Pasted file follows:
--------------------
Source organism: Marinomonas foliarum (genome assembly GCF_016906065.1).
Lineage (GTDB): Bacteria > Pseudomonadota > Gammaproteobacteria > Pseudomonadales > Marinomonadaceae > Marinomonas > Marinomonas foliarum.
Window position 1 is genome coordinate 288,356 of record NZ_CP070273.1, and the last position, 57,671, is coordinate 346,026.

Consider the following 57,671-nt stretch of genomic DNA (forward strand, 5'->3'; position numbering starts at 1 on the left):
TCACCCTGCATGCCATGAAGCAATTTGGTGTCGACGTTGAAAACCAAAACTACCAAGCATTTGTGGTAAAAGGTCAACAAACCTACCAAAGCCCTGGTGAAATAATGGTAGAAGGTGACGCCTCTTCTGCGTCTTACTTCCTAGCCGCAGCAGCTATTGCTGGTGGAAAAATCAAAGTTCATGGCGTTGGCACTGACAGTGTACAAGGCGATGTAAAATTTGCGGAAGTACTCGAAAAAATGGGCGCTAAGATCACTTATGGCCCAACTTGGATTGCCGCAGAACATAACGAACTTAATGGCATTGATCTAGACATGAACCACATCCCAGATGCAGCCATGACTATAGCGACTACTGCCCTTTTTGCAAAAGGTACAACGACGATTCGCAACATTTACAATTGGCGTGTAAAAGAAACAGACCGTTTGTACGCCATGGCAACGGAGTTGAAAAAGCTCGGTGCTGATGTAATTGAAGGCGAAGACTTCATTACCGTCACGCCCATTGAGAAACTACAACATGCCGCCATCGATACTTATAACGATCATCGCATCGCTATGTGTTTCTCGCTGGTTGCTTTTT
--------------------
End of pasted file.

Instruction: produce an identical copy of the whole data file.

Source organism: Marinomonas foliarum (genome assembly GCF_016906065.1).
Lineage (GTDB): Bacteria > Pseudomonadota > Gammaproteobacteria > Pseudomonadales > Marinomonadaceae > Marinomonas > Marinomonas foliarum.
Window position 1 is genome coordinate 288,356 of record NZ_CP070273.1, and the last position, 57,671, is coordinate 346,026.

Consider the following 57,671-nt stretch of genomic DNA (forward strand, 5'->3'; position numbering starts at 1 on the left):
TCACCCTGCATGCCATGAAGCAATTTGGTGTCGACGTTGAAAACCAAAACTACCAAGCATTTGTGGTAAAAGGTCAACAAACCTACCAAAGCCCTGGTGAAATAATGGTAGAAGGTGACGCCTCTTCTGCGTCTTACTTCCTAGCCGCAGCAGCTATTGCTGGTGGAAAAATCAAAGTTCATGGCGTTGGCACTGACAGTGTACAAGGCGATGTAAAATTTGCGGAAGTACTCGAAAAAATGGGCGCTAAGATCACTTATGGCCCAACTTGGATTGCCGCAGAACATAACGAACTTAATGGCATTGATCTAGACATGAACCACATCCCAGATGCAGCCATGACTATAGCGACTACTGCCCTTTTTGCAAAAGGTACAACGACGATTCGCAACATTTACAATTGGCGTGTAAAAGAAACAGACCGTTTGTACGCCATGGCAACGGAGTTGAAAAAGCTCGGTGCTGATGTAATTGAAGGCGAAGACTTCATTACCGTCACGCCCATTGAGAAACTACAACATGCCGCCATCGATACTTATAACGATCATCGCATCGCTATGTGTTTCTCGCTGGTTGCTTTTT